Western Australia

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The Parliament of Western Australia is investigating end-of-life choices including VAD. Photo: WA Parliament

DyingForChoice.com's major submission to the Parliament of Western Australia on end-of-life choices, including assisted dying, has now been published and is available online. It contains recent updates to research data about assisted dying.

Download a full copy of the submission PDF.

Table of Contents

Terms of reference. p5

Definitions. 6

Statement of Barbara Roberts, former Governor of Orergon. 7

Part A: Introduction. 8
  A critical principle. 8
  Decision-making biases to be avoided. 8
  Potential bias 1: Strong emotional language diminishes critical faculties. 8
  Potential bias 2: Repetition doesn’t make a falsehood true. 8
  Potential bias 3: Use of ‘authorities’ as undeserved ‘evidence’ cues. 8
  Assisted dying law reform is necessary. 9
  Consequences of denying lawful assisted dying choice. 10
  Overmedicalisation and institutionalisation of death. 12
  Choice to die can be rational 13
  Regulation of existing underground practice. 14

Part B: Overwhelming support. 16
  Australian voter attitudes by demographic. 16
  Assisted dying a major issue for voters. 20
  More supporters than opponents think reform important. 20
  Voters will punish opposing MPs more. 20
  Not just a silver-hair issue. 21
  Summary of Australian public attitudes. 22
  Australian health professional opinion.. 23
  AMA opposed stance indefensible. 23
  RACGP supportive stance. 23
  Nurses & Midwives’ Federation supportive stance. 23
  Australian Psychological Society supportive stance. 24

Part C: Opposing arguments critiqued. 25
  Time to name up filibustering for what it is. 25
  Hippocratic Oath fictions. 25
  ‘First do no harm’ fails in the real world. 26
  Assisted dying is not about ‘saving money’. 27
  Assisted dying is consistent with the right to life. 28
  Palliative care availability improves. 28
  Trust in doctors remains high. 28
  Ample evidence against ‘slippery slope’ theories. 30
  Failure 1: Rhetorical sham. 30
  Failure 2: Unsupported by overseas evidence. 32
  Failure 3: Unsupported by domestic evidence. 33
  Opposing world views can be concurrently accommodated. 35

Part D: Correcting misinformation about lawful jurisdictions. 37
  Dr Els Borst remains proud of euthanasia law reform. 37
  Dutch elderly happy with nursing homes. 38
  Non-voluntary euthanasia rates fall, not rise. 39
  No suicide contagion. 42
  Not in Oregon. 42
  Not in Switzerland. 45
  Not in the Netherlands. 46
  Not in Belgium. 48
  Belgian nurses are like anywhere else. 49
  Dutch happy to go to hospital 51
  Groningen Protocol a wise policy. 52
  Theo Boer always an assisted dying law sceptic. 52
  Women are not vulnerable to voluntary euthanasia laws. 53
  Victorian MP publishes extensive misinformation..\ 54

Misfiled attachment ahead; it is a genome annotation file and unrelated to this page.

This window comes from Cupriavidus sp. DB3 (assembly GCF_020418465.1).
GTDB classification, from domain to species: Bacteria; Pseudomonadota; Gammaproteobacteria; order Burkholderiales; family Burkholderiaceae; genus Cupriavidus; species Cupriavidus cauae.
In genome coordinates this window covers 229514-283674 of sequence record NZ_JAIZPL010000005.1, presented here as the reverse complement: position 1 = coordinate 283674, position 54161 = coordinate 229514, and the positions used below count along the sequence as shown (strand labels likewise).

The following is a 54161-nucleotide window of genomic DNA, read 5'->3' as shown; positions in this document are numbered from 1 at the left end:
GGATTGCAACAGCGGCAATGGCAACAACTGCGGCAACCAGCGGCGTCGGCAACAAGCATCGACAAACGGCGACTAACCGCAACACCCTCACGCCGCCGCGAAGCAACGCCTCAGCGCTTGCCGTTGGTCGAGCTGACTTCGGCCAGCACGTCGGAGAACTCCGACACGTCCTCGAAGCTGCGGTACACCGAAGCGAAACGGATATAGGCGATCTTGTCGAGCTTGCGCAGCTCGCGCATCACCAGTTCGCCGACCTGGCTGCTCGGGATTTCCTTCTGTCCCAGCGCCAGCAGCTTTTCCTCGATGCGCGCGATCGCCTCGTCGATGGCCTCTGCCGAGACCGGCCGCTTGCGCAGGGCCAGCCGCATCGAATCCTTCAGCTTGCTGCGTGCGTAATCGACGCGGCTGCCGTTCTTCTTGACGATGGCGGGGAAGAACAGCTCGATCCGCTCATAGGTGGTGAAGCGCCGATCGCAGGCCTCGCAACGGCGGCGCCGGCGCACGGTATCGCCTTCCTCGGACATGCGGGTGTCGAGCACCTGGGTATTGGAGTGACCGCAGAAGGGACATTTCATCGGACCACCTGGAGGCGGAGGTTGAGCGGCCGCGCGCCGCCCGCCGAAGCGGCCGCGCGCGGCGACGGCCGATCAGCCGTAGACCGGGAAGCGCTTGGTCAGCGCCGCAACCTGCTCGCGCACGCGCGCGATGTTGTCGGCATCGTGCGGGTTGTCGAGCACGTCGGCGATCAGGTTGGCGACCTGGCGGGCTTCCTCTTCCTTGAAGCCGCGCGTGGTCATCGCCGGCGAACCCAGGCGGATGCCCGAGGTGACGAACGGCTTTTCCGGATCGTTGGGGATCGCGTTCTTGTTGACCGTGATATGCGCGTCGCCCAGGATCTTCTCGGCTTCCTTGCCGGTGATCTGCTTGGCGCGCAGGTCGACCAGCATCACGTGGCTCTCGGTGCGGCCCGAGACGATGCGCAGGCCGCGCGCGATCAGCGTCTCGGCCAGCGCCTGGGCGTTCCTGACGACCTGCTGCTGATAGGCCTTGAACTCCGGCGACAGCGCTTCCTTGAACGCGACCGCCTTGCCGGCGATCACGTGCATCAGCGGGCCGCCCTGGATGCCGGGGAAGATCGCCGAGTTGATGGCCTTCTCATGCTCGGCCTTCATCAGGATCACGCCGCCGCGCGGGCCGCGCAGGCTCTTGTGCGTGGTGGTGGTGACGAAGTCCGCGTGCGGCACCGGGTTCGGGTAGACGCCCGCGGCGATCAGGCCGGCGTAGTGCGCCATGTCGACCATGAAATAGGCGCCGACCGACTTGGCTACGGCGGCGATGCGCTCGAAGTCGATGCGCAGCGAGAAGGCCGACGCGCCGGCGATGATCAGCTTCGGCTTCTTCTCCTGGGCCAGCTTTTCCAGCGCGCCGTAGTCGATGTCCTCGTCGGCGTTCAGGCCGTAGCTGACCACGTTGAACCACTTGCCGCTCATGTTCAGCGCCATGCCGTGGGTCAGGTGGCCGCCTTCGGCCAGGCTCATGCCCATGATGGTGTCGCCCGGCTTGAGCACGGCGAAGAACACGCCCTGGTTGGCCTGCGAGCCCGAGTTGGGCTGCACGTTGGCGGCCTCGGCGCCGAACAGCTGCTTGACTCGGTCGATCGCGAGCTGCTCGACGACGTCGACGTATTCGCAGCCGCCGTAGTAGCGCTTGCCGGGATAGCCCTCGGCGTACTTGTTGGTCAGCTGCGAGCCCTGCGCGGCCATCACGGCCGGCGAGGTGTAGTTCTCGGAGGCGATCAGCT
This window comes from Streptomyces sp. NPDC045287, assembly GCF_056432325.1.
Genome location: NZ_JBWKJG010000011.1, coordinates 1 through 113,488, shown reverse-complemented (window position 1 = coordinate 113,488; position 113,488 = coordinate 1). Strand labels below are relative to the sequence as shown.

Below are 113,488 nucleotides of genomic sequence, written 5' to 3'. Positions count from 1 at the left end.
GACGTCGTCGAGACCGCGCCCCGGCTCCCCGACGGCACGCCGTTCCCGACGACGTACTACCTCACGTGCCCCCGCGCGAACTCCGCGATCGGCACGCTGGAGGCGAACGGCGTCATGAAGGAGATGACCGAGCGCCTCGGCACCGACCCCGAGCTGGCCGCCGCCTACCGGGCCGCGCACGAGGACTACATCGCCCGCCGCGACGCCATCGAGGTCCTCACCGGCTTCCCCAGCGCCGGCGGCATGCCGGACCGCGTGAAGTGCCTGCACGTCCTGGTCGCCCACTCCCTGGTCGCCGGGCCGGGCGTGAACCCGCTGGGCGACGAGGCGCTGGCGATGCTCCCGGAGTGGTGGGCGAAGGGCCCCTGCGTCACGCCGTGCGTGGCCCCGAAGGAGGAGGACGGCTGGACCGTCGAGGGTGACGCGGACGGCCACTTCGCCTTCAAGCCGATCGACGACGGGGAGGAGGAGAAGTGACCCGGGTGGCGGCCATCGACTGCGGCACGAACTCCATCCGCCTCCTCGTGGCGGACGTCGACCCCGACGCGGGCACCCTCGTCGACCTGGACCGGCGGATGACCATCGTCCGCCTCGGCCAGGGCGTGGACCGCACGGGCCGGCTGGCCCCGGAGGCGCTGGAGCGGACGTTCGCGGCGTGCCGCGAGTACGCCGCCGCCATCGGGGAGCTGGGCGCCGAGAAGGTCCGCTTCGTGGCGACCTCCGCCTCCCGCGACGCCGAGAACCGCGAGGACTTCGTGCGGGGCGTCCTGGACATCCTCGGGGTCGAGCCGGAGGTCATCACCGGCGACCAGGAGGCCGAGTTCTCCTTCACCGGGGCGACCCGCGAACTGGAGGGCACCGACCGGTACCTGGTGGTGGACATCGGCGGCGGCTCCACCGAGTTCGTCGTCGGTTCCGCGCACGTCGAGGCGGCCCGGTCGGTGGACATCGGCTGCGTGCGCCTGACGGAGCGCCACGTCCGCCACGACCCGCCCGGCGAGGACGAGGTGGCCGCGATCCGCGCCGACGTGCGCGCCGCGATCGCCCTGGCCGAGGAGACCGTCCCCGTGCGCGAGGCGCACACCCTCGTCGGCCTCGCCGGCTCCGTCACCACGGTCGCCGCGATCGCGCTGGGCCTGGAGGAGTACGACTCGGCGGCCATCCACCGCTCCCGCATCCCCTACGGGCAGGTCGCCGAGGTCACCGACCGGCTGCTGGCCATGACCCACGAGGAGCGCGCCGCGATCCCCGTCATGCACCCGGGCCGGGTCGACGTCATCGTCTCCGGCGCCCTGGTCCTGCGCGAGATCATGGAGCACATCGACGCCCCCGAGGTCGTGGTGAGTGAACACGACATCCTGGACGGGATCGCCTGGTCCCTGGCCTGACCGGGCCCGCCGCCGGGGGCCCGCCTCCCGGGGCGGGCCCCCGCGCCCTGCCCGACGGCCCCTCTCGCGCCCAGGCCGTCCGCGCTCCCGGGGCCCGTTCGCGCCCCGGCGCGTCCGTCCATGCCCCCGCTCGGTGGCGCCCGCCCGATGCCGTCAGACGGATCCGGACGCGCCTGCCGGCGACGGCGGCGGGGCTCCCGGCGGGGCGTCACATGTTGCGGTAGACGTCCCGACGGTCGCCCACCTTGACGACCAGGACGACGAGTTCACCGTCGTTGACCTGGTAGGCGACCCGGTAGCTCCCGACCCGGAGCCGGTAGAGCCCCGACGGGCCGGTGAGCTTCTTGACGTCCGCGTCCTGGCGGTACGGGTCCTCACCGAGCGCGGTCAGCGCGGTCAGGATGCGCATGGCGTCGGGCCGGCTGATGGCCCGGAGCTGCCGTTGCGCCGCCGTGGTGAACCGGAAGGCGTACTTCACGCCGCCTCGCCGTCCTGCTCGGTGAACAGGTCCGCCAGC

Opponents admit no slippery slope ‘cause and effect’. 54

Part E: Potential models of assisted dying law reform. 56
  Oregon/Washington model. 56
  Benelux model. 56
  Swiss model. 57
  Options for Western Australia. 58

Conclusion. 59

Statement of Ginny Burdick, Acting Senate President, Parliament of Oregon. 60

Summary of recommendations. 61

References. 62

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The WA Parliament has established a Committee to investigate end-of-life choices

After months of public remarks about end-of-life choices by the WA Premier Mark McGowan, the WA Parliament has just passed a resolution to establish a Joint Select Committee to investigate end-of-life choices for Western Australians.

Similar to the Victorian Parliamentary inquiry in 2015/16, the move is a strong step forward in assessing current practice and recommending improvements to both legislative and regulatory oversight of end-of-life for Australians in the west.

The Joint Committee is comprised of eight members, four from the Legislative Assembly (Reece Whitby, Labor, Baldivis; Amber-Jade Sanderson, Labor, Morley; Simon Millman, Labor, Mount Lawley; John McGrath, Liberal, South Perth) and four from the Legislative Council (Robin Chapple, Greens, Mining and Pastoral; Nick Goiran, Liberal, South Metropolitan; Colin Holt, Nationals, South West; Sally Talbot, Labor, South West).

Its terms of reference are:

That the Committee inquire into and report on the need for laws in Western Australia to allow citizens to make informed decisions regarding their own end of life choices and, in particular, the Committee should—

  1. assess the practices currently being utilised within the medical community to assist a person to exercise their preferences for the way they want to manage their end of life when experiencing chronic and/or terminal illnesses, including the role of palliative care;
  2. review the current framework of legislation, proposed legislation and other relevant reports and materials in other Australian States and Territories and overseas jurisdictions;
  3. consider what type of legislative change may be required, including an examination of any federal laws that may impact such legislation; and
  4. examine the role of Advanced Health Directives, Enduring Power of Attorney and Enduring Power of Guardianship laws and the implications for individuals covered by these instruments in any proposed legislation.

 
The Committee will soon meet for the first time to elect a Chair and Deputy Chair. It will have up to twelve months to report back to both Houses.

 


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